A proficient overview, though skewed by its British orientation.

Pub Date: Jan. 1, 2008

ISBN: 978-1-58980-550-7

Page Count: 224

Publisher: Pelican

Review Posted Online: May 20, 2010

Kirkus Reviews Issue: Oct. 15, 2007

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An admirable, warts-and-all history of a milestone in environmental preservation.



The story of a national park might seem a niche subject, but OnEarth magazine editor Black (Casting a Spell: The Bamboo Fly Rod and the American Pursuit of Perfection, 2006, etc.) surrounds it with a colorful, stormy, often-distressing history of our northern mountain states.

The author begins with Lewis and Clark, whose 1804–06 expedition passed nearby but brought back only rumors of odd geological events. The northern Rockies remained a backwater for another half-century. Almost no one but fur traders took an interest for the first 30 years; wagon trains pouring west after 1840 passed well to the south. By the 1850s gold mining and ranching produced settlers, quickly followed by the Army, both anxious to eliminate the Indians. Black provides painful details of 20 years of conflict that accomplished this goal. Lacking gold or good grazing, the Yellowstone area attracted few settlers, but visitors brought back tales of wondrous geysers, boiling springs and breathtaking scenery. In 1869 the small, privately funded Cook-Folsom-Peterson Expedition produced such a tantalizing report that Montana residents organized a large expedition. That expedition spent a month exploring, resulting in a torrent of publicity that led to the federally funded Hayden Geological Survey of 1871. Its enthusiastic report included historical photographs by William Henry Jackson and paintings by Thomas Moran, and the resulting publicity persuaded Congress to create the world’s first national park in 1872. Congress did not, however, provide money, so vandalism, poaching and commercial exploitation flourished until 1886 when the Army moved in. It did not leave until the new National Park Service took over in 1918.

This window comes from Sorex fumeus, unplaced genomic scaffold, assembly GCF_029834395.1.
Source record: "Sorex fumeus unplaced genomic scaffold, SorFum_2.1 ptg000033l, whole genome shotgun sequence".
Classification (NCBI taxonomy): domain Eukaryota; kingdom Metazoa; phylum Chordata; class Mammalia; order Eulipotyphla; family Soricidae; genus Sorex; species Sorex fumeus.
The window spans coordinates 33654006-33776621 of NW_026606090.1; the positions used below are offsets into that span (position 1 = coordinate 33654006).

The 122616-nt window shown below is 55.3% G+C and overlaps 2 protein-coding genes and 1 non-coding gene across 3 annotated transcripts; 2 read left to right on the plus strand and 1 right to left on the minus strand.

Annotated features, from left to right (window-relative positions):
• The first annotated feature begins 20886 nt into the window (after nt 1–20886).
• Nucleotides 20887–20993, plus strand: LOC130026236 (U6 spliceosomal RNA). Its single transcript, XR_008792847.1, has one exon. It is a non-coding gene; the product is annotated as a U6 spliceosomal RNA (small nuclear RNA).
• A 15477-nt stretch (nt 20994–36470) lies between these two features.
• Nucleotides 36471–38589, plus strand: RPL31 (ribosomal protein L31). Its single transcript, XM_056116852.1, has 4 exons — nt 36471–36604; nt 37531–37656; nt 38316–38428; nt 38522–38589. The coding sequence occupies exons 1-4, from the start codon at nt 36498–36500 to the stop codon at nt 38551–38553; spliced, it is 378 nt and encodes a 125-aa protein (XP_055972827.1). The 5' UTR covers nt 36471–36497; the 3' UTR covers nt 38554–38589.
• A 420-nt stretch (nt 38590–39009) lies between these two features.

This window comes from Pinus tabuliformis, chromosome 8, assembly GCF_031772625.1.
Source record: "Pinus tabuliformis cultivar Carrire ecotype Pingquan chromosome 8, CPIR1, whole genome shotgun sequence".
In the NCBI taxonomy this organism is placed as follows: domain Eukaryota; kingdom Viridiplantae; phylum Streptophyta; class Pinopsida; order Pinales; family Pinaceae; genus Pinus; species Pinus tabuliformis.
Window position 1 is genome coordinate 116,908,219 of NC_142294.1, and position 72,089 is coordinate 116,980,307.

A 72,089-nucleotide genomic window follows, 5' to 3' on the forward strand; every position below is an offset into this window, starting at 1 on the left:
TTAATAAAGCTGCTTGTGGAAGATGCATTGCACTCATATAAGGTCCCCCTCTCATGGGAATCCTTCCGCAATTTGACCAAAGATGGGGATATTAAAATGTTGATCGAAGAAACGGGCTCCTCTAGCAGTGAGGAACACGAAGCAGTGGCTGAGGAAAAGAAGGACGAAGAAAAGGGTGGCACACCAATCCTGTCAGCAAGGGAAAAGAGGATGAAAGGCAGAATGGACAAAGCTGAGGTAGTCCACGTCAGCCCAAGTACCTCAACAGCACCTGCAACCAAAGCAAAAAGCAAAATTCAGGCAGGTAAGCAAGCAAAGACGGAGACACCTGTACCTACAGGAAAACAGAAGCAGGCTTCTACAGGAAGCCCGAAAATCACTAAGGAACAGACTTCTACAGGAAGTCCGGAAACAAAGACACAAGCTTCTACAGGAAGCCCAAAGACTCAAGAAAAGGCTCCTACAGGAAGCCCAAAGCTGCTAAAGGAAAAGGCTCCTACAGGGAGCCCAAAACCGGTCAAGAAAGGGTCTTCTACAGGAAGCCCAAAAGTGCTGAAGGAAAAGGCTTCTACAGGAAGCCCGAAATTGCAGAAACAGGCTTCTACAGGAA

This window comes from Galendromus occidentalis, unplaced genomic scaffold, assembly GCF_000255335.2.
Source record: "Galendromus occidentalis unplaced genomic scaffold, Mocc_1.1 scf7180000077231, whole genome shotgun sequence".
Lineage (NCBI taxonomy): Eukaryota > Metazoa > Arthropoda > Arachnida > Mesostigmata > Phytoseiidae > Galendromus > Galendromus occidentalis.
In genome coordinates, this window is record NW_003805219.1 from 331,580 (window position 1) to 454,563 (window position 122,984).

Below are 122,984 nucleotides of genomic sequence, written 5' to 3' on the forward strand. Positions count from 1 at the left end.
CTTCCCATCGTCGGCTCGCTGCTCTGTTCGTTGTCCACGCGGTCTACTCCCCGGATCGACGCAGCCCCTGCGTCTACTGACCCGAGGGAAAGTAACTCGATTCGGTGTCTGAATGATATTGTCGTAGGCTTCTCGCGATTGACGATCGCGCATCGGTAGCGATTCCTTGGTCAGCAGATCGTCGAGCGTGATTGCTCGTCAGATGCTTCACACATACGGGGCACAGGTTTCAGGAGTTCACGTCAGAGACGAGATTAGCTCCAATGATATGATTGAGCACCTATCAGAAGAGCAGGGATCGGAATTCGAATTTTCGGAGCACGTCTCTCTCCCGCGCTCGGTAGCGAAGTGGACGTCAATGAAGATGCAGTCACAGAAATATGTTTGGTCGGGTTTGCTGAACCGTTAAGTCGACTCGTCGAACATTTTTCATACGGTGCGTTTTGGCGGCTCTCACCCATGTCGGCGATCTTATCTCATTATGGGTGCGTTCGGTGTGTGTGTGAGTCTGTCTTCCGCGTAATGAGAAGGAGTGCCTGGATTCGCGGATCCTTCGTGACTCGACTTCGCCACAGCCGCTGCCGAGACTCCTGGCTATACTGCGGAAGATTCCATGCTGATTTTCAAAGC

An admirable, warts-and-all history of a milestone in environmental preservation.

Pub Date: March 13, 2012

ISBN: 978-0-312-38319-0

Page Count: 576

Publisher: St. Martin's

Review Posted Online: Dec. 5, 2011

Kirkus Reviews Issue: Dec. 15, 2011